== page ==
by Chloe Jon Paul
July 4, 2006... the day we celebrated the 230th year of our independence and freedom from the tyranny of George the Third. I had joined my Code Pink sisters and our supporters for a fast in front of the White House. After our own little ceremony of prayer, song, and reflection, we moved down to Constitution Avenue where the parade was passing. We kept to the sidewalks as we didn’t have a permit to march in the street.
We walked through the parade of observers softly chanting “Peace Now”. At one point along Constitution Avenue and 14th Street, we stopped to watch the marching bands and floats pass by.
It was then that a young Iraq War vet opposing this war decided to step over the barrier rope to march in the parade. Park police wrestled with him to prevent him from doing so. In the scuffle with police, he was knocked down but got up and attempted to get to the street again. The police then grabbed him, put him in handcuffs, and escorted him to the paddy wagon.
It was at this moment that a little silver-haired lady who is only 4’8”, 96 pounds, and in her 70th year, lost it completely. Quickly making her way to the barrier rope, she stepped over and loudly announced: “If you’re going to arrest him, then you’re going to have to arrest me too.
The park police did their best to dissuade her but she resisted their attempts to get her back behind the rope and another scuffle ensued. She was promptly handcuffed and put into the wagon along with the young veteran to be taken to the district station where they would be booked.
That woman was me and I’m here to say that I have no regrets about what I did.
Jeff and I shared a holding cell and I listened to his story. This young man of 25 suffered from a serious leg injury while still in training but was sent to Iraq anyway. While serving there, he was told by medics that it was “ nothing to worry about” even after his leg turned black because of blood clotting. Today he walks with a cane limping along.
That was not the reason he protests this war. He was there and saw what it has done to countless innocent people there. It haunts him and he also suffers from what has been diagnosed as post-traumatic stress syndrome. So he is doing what every human being has the right to do - to protest injustice.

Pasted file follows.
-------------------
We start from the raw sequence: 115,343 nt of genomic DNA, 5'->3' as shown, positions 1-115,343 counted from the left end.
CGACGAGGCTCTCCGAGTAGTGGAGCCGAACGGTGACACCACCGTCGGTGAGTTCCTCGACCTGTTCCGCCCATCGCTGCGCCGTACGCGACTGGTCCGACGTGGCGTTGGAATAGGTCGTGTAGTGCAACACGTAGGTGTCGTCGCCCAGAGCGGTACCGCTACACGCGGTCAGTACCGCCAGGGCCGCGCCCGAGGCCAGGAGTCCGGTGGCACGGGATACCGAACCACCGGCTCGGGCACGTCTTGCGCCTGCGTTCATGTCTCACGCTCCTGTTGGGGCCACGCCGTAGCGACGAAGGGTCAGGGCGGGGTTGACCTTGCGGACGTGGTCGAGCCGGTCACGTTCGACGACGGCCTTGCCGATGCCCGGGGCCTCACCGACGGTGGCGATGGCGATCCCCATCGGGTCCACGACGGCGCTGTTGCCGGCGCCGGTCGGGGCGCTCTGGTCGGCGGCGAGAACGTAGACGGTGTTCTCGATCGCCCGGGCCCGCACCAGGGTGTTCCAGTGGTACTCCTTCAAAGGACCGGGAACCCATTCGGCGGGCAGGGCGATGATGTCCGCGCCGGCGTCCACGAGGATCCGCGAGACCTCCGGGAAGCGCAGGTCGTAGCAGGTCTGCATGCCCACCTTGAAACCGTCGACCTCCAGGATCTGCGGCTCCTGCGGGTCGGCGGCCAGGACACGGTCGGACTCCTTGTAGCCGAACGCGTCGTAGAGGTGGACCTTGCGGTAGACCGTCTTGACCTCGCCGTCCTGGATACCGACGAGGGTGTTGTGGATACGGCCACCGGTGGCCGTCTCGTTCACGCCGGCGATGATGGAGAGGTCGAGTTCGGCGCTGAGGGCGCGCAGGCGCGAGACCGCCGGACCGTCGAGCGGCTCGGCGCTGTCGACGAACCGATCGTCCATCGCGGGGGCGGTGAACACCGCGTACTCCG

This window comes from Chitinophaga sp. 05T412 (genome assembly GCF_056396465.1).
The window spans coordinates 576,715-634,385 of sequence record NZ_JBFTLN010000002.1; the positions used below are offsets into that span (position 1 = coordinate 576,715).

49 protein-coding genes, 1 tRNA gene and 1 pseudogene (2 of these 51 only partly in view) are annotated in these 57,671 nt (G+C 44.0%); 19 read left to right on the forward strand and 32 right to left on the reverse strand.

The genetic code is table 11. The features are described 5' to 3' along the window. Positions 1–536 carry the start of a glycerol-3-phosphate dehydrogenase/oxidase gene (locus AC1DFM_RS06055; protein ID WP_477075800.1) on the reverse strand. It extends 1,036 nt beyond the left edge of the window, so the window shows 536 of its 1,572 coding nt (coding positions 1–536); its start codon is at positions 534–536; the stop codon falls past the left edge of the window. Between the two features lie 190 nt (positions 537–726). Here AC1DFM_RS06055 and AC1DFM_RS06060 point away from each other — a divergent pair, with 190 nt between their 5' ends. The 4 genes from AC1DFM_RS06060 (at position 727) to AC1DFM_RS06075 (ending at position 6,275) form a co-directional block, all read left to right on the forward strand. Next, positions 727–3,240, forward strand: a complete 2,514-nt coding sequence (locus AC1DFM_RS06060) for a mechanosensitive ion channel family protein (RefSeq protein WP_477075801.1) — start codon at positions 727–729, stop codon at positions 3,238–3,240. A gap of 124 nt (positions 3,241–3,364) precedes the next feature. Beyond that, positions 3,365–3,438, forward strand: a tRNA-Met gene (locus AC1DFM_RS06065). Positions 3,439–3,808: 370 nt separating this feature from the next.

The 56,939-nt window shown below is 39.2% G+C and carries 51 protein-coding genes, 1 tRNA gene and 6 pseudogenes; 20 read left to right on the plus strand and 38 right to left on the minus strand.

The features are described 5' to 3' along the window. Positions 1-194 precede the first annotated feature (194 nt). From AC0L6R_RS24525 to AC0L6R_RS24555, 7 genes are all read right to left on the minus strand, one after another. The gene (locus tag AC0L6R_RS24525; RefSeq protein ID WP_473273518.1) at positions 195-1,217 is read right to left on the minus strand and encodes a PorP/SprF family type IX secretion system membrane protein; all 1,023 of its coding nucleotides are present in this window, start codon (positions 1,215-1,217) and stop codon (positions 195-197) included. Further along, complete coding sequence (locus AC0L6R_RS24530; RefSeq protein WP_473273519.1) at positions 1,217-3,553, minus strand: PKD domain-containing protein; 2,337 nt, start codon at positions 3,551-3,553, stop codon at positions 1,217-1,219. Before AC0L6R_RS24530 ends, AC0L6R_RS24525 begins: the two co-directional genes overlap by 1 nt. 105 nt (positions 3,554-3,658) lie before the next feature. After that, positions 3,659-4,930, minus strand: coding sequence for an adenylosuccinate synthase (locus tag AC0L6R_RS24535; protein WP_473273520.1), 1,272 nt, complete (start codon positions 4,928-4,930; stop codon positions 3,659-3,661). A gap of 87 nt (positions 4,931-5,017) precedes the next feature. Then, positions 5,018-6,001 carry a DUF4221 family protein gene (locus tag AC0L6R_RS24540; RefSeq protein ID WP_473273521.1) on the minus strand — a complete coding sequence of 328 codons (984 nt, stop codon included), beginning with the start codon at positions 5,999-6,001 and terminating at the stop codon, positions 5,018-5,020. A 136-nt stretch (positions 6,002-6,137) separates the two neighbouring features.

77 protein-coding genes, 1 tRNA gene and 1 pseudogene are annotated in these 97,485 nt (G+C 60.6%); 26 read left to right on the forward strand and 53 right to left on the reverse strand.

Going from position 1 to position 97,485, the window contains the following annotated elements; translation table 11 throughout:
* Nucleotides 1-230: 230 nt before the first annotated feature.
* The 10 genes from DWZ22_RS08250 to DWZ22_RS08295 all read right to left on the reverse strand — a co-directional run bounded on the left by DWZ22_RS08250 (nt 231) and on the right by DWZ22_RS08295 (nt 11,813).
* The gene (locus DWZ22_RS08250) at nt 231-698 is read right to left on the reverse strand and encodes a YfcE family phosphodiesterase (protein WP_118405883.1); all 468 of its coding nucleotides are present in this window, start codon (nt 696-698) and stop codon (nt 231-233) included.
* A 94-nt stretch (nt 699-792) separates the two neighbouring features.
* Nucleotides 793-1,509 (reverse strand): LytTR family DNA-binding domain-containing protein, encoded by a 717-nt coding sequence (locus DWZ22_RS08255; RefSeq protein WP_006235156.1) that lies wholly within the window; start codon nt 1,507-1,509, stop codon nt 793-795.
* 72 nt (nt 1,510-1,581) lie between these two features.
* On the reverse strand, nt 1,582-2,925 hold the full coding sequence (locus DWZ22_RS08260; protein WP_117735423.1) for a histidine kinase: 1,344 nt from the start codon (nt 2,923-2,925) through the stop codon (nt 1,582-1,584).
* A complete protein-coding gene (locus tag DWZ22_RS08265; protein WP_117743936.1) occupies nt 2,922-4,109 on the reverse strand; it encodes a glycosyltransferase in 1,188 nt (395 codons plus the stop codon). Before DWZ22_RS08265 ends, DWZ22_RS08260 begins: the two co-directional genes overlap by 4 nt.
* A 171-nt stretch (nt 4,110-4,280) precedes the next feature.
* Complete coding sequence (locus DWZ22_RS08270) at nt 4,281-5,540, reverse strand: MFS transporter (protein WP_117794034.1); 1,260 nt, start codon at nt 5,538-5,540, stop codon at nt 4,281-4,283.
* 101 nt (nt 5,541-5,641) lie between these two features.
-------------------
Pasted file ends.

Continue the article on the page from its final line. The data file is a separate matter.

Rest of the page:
Now I find it ironic that a young soldier who did a tour of duty in Iraq to keep our country “free” doesn’t have the right to walk in our Independence Day parade on the streets of our nation’s capitol - on a day when we celebrate all those freedoms - in particular, freedom of speech.
Mark Twain once wrote: “Patriotism means being loyal to your country all of the time and to its government when it deserves it”.
For me, truer words were never spoken.
For a number of years I was a volunteer facilitator in conflict resolution workshops, both in prisons and the community. I received my training for this work under the auspices of the Alternatives to Violence Project, an international organization. Thinking back on the highly successful workshops that I’ve done in the past, I can’t help thinking how I would love to have a three day workshop with the leaders of the world. Just give me three days to lead them in a series of interactive exercises that would teach them something about communication, cooperation, creative problem-solving, and bias awareness. I bet it could make a difference.
After I returned home from this Fourth of July “celebration”, I tried to relax a bit and felt drawn to listen to an Andrea Boccelli album called Sogno. There is a duet that he sings with Celine Dion and it’s called “The Prayer”. The lyrics that touch me so deeply, translated into English, are from the third verse :
Give us faith so we’ll be safe
We dream of a world with no more violence
A world of justice and hope
As a symbol of peace and brotherhood.
Those words resonate in my head and encourage me to continue in my protest of this immoral war. I fell asleep remembering the smile on that young vet’s face when I told him: “There was no way that I was going to let you be jailed all alone. Tell your mom that I did this for her”.